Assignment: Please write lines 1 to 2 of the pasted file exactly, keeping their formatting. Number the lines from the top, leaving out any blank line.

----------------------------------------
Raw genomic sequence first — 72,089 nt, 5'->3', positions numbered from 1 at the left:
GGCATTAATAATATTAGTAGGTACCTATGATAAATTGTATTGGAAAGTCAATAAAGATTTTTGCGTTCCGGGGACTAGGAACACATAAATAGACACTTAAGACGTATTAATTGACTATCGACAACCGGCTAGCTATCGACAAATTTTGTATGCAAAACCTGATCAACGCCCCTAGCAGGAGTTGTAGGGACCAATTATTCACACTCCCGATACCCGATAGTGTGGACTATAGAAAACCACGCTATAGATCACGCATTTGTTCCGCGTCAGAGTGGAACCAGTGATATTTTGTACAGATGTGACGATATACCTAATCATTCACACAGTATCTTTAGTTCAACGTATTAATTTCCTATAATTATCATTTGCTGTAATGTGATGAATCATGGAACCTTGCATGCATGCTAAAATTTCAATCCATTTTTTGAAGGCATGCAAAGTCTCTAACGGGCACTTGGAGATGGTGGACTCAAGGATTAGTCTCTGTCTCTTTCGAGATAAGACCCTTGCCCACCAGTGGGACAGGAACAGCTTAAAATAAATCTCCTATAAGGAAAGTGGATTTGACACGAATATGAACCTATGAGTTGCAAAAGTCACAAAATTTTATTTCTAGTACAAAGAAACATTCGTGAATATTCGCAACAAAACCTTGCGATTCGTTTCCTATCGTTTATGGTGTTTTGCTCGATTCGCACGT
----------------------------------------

Raw genomic sequence first — 72,089 nt, 5'->3', positions numbered from 1 at the left:
GGCATTAATAATATTAGTAGGTACCTATGATAAATTGTATTGGAAAGTCAATAAAGATTTTTGCGTTCCGGGGACTAGGAACACATAAATAGACACTTAAGACGTATTAATTGACTATCGACAACCGGCTAGCTATCGACAAATTTTGTATGCAAAACCTGATCAACGCCCCTAGCAGGAGTTGTAGGGACCAATTATTCACACTCCCGATACCCGATAGTGTGGACTATAGAAAACCACGCTATAGATCACGCATTTGTTCCGCGTCAGAGTGGAACCAGTGATATTTTGTACAGATGTGACGATATACCTAATCATTCACACAGTATCTTTAGTTCAACGTATTAATTTCCTATAATTATCATTTGCTGTAATGTGATGAATCATGGAACCTTGCATGCATGCTAAAATTTCAATCCATTTTTTGAAGGCATGCAAAGTCTCTAACGGGCACTTGGAGATGGTGGACTCAAGGATTAGTCTCTGTCTCTTTCGAGATAAGACCCTTGCCCACCAGTGGGACAGGAACAGCTTAAAATAAATCTCCTATAAGGAAAGTGGATTTGACACGAATATGAACCTATGAGTTGCAAAAGTCACAAAATTTTATTTCTAGTACAAAGAAACATTCGTGAATATTCGCAACAAAACCTTGCGATTCGTTTCCTATCGTTTATGGTGTTTTGCTCGATTCGCACGT